Assyria: take a peek inside a Christian village on the frontlines with Daesh

Published June 23rd, 2016 - 12:55 GMT

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Once one of the many Christian villages that dot Iraq’s northern Nineveh province, today the tiny town of Baqofah is mostly deserted. Scant electricity flickers in abandoned homes and debris litters the streets. The town’s Assyrian residents, adherents of Chaldean Catholic church, are long gone.    

Most of Nineveh province’s Christians fled for their lives when Daesh (ISIS) fighters seized Mosul and surrounding villages in June 2014.  Peshmerga (military of Iraqi Kurdistan) forces retook Baqofah and some other Christian towns soon afterwards, but many former residents remain in displaced persons camps in Erbil and elsewhere, afraid to return home. Continue reading below »

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A view of the Assyrian Christian village of Baqofah, Iraq from atop Dwekh Nawsha’s base. Dwekh Nawsha is an Assyrian paramilitary group allied with the peshmerga.
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Image 1 of 11:  1 / 11A view of the Assyrian Christian village of Baqofah, Iraq from atop Dwekh Nawsha’s base. Dwekh Nawsha is an Assyrian paramilitary group allied with the peshmerga.

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A street in Baqofah, Iraq.  The village’s residents fled in mid-2014 when Daesh forces overtook Mosul and surrounding villages.
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Image 2 of 11:  2 / 11A street in Baqofah, Iraq. The village’s residents fled in mid-2014 when Daesh forces overtook Mosul and surrounding villages.

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A water pump in Baqofah, Iraq near the village's gates.
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Image 3 of 11:  3 / 11A water pump in Baqofah, Iraq near the village's gates.

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An abandoned house in Baqofah, Iraq.  Many of the Nineveh province’s Christians remain in other cities in Iraqi Kurdistan like Erbil and Dohuk, until they are able to safely return home to their villages.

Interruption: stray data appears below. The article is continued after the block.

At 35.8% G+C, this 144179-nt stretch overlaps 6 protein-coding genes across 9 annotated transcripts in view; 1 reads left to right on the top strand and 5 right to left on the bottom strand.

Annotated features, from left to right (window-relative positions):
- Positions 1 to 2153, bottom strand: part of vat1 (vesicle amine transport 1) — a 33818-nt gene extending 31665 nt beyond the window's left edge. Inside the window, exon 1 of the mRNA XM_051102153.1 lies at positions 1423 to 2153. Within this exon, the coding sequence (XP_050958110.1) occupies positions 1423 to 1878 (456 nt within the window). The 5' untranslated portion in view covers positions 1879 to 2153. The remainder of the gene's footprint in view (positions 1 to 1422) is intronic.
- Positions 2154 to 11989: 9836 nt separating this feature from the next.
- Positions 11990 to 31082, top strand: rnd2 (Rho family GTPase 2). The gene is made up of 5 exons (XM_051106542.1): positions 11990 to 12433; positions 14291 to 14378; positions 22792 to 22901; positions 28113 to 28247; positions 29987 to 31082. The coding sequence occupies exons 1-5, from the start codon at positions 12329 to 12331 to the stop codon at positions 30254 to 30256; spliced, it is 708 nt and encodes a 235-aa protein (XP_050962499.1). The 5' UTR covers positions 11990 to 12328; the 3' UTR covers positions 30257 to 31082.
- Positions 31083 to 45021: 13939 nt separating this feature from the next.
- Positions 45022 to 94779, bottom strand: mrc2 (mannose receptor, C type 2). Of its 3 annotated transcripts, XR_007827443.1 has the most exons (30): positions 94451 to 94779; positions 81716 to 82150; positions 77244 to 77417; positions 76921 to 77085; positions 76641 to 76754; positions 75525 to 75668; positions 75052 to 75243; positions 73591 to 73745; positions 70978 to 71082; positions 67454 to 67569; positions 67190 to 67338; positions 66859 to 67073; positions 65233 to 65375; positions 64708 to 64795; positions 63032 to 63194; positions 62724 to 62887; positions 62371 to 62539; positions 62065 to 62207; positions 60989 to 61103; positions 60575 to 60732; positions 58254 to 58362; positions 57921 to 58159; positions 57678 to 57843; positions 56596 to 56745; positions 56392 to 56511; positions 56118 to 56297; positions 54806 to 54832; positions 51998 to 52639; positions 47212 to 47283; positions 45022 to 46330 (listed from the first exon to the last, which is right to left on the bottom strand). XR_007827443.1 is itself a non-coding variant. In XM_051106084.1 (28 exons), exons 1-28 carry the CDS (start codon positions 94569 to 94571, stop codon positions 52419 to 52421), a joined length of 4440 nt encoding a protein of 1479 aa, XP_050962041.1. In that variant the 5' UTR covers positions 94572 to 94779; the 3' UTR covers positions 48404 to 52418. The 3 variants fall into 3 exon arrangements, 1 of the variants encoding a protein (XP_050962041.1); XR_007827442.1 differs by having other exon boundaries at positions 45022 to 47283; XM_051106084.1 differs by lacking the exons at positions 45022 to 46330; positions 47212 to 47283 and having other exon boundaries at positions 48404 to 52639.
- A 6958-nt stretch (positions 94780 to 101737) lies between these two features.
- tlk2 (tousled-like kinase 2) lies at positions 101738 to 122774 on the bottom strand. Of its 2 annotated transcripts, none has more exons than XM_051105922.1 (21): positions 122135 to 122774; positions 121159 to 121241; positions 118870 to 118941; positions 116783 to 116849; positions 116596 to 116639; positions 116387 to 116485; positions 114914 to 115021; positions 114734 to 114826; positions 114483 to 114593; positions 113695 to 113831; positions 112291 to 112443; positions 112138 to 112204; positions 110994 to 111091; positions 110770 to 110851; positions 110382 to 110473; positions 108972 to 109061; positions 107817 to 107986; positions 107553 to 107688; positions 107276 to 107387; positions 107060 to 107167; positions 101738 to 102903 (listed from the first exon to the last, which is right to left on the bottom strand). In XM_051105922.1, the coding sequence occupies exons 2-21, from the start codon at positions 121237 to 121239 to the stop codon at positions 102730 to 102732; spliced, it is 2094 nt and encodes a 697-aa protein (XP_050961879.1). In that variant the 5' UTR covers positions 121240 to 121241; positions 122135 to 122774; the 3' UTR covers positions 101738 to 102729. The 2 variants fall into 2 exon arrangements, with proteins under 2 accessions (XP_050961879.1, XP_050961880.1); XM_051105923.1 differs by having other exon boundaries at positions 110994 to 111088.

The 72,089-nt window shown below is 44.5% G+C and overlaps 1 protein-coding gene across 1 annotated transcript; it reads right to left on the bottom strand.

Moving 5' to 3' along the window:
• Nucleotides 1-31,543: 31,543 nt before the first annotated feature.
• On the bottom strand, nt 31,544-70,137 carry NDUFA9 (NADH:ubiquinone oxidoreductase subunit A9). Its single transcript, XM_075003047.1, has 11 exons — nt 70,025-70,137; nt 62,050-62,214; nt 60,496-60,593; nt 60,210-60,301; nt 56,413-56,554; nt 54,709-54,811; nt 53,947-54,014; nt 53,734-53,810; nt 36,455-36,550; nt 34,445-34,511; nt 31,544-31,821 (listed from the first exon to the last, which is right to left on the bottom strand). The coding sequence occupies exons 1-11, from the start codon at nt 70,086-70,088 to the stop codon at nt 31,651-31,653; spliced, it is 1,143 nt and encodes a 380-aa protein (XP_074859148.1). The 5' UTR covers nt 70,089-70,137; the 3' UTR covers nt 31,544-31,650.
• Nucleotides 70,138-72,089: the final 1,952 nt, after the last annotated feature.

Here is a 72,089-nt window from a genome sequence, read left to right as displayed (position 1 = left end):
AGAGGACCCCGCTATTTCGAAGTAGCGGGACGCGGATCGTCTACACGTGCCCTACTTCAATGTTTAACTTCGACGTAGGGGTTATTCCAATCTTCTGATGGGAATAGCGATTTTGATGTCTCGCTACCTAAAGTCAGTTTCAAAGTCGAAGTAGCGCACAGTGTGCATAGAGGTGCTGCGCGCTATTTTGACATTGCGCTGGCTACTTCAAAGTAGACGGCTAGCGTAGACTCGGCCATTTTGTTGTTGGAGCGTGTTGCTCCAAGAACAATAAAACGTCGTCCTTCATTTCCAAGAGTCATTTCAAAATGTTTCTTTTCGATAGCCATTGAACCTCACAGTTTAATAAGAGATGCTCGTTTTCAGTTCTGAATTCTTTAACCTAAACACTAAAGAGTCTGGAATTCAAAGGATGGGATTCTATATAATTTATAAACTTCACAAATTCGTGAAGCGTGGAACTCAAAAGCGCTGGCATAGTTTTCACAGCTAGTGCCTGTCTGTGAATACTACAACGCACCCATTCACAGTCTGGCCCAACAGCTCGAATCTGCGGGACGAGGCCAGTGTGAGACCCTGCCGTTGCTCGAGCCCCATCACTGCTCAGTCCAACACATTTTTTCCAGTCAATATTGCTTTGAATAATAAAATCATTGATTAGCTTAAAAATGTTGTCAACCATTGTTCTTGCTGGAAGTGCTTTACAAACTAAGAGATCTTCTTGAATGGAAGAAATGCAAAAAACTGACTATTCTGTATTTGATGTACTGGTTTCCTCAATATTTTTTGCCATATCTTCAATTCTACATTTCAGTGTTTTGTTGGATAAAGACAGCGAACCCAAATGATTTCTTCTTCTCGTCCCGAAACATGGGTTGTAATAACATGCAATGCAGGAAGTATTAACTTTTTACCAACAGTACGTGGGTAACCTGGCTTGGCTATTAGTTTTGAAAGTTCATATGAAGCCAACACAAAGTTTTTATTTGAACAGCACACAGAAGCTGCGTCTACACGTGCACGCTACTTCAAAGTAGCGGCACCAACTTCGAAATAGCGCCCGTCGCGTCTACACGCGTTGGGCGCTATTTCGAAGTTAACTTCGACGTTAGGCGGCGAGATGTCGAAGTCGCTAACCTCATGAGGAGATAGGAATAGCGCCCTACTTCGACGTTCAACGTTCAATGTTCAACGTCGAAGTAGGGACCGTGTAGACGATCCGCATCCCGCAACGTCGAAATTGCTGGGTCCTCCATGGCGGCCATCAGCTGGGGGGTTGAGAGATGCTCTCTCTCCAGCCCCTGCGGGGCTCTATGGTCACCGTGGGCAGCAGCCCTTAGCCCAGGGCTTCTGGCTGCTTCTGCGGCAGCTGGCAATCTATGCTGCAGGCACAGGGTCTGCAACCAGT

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Image 4 of 11:  4 / 11An abandoned house in Baqofah, Iraq. Many of the Nineveh province’s Christians remain in other cities in Iraqi Kurdistan like Erbil and Dohuk, until they are able to safely return home to their villages.

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A broken down car in Baqofah, Iraq.
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Image 5 of 11:  5 / 11A broken down car in Baqofah, Iraq.

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A Chaldean cemetery in Baqofah, Iraq.  Many of Baqofah's residents were adherents of the Chaldean Catholic church.
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Image 6 of 11:  6 / 11A Chaldean cemetery in Baqofah, Iraq. Many of Baqofah's residents were adherents of the Chaldean Catholic church.

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Dwekh Nawsha soldiers in Baqofah, Iraq.  Today, the only people who remain in Baqofah are peshmerga and Dwekh Nawsha soldiers, including a handful of western volunteers. They hope to retake Mosul and its outskirts from Daesh.
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Image 7 of 11:  7 / 11Dwekh Nawsha soldiers in Baqofah, Iraq. Today, the only people who remain in Baqofah are peshmerga and Dwekh Nawsha soldiers, including a handful of western volunteers. They hope to retake Mosul and its outskirts from Daesh.

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Fighters from the Nineveh Plains Force (NPF), another Assyrian paramilitary group, in neighboring Tel Eskof, Iraq.
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Image 8 of 11:  8 / 11Fighters from the Nineveh Plains Force (NPF), another Assyrian paramilitary group, in neighboring Tel Eskof, Iraq.

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An NPF soldier in Tel Eskof, Iraq.
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Image 9 of 11:  9 / 11An NPF soldier in Tel Eskof, Iraq.

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A store in the internally displaced persons Ankawa Camp 2 in Erbil, Iraq.  Many Christians from who fled Daesh in June 2014 remain in such camps as they await the region's liberation.
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Image 10 of 11:  10 / 11A store in the internally displaced persons Ankawa Camp 2 in Erbil, Iraq. Many Christians from who fled Daesh in June 2014 remain in such camps as they await the region's liberation.

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View of an Assyrian school in Baqofah, Iraq looking towards Daesh-controlled Batnaya.